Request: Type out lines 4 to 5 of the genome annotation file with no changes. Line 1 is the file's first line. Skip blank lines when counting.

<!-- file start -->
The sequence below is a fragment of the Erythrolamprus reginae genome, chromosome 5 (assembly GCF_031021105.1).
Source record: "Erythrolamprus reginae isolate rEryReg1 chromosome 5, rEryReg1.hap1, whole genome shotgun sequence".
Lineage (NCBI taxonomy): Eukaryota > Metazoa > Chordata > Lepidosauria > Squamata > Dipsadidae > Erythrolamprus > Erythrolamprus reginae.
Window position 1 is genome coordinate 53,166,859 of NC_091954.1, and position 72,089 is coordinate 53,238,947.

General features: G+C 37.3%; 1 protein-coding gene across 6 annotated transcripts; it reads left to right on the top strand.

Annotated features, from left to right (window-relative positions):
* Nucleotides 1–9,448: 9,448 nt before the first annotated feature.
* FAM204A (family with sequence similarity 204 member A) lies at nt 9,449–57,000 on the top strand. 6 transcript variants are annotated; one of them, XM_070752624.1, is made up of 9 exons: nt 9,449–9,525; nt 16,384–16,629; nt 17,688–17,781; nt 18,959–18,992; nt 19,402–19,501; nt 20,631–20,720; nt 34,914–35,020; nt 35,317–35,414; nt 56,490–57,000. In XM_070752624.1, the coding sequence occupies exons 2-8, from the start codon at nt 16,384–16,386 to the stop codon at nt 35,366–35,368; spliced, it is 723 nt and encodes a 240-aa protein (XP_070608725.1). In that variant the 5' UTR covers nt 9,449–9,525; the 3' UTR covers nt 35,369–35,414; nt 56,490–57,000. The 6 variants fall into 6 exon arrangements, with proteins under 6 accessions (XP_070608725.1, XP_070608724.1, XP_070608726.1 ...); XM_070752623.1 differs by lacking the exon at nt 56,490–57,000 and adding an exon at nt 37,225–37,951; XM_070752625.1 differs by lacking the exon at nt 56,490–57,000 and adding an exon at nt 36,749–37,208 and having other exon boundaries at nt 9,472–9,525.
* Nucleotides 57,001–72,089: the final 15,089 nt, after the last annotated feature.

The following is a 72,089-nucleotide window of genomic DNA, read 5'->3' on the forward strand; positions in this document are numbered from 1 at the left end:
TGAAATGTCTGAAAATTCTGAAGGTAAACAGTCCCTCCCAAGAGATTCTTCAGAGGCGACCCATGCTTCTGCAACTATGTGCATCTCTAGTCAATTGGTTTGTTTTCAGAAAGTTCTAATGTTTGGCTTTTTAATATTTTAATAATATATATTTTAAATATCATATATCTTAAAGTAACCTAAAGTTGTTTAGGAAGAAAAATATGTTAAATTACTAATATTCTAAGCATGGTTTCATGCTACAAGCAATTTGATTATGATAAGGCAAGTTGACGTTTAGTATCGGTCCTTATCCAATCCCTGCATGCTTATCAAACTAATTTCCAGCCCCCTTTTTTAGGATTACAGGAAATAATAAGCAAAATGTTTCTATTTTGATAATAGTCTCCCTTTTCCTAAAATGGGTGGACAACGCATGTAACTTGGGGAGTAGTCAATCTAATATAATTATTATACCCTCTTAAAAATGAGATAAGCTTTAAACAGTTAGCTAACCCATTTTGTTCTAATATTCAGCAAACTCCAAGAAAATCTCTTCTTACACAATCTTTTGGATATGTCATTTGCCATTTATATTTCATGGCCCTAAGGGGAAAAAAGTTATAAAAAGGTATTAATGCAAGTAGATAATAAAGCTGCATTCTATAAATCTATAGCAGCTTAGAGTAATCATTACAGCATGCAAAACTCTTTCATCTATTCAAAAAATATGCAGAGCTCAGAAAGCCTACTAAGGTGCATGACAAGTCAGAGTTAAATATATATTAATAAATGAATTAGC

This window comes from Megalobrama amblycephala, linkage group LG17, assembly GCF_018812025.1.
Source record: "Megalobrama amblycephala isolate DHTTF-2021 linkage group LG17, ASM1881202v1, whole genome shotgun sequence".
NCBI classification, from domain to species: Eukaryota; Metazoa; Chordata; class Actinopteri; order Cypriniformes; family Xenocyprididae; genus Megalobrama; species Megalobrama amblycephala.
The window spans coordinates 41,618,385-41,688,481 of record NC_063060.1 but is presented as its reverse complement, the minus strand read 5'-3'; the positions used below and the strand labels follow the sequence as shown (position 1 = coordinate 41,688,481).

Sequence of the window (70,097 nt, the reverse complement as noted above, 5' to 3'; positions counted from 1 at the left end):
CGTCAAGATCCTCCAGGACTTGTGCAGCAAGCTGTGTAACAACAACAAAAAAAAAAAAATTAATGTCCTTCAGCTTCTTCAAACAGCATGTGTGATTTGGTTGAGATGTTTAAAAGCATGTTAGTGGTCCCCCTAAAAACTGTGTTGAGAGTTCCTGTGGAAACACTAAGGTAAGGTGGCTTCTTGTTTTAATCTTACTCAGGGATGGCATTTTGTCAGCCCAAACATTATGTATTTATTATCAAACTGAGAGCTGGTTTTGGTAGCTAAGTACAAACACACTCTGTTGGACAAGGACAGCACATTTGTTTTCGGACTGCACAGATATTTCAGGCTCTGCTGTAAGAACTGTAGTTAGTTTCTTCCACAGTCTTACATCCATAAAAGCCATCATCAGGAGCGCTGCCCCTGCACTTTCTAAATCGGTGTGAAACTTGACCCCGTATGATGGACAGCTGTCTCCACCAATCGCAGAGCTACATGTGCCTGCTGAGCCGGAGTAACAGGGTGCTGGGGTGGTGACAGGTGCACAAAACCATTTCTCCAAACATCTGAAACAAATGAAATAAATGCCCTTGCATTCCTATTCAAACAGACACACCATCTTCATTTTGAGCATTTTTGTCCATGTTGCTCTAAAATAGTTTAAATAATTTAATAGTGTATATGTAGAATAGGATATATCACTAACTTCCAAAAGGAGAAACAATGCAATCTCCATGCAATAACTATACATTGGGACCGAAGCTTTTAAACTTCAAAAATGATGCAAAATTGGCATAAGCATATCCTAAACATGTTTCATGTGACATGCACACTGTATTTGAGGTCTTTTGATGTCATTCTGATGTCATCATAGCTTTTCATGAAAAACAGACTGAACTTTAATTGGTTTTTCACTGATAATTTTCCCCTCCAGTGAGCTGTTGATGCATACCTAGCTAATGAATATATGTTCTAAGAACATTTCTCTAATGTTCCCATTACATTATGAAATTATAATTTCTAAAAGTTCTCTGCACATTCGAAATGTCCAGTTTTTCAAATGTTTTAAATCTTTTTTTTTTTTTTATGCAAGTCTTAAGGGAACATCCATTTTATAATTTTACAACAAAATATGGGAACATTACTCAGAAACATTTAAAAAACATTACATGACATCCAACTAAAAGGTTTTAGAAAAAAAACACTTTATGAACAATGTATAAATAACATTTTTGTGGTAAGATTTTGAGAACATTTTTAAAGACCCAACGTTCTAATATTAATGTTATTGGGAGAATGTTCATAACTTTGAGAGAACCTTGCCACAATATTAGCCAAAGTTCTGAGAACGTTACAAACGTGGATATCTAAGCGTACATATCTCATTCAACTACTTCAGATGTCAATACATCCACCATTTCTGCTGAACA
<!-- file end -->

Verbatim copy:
Window position 1 is genome coordinate 53,166,859 of NC_091954.1, and position 72,089 is coordinate 53,238,947.

General features: G+C 37.3%; 1 protein-coding gene across 6 annotated transcripts; it reads left to right on the top strand.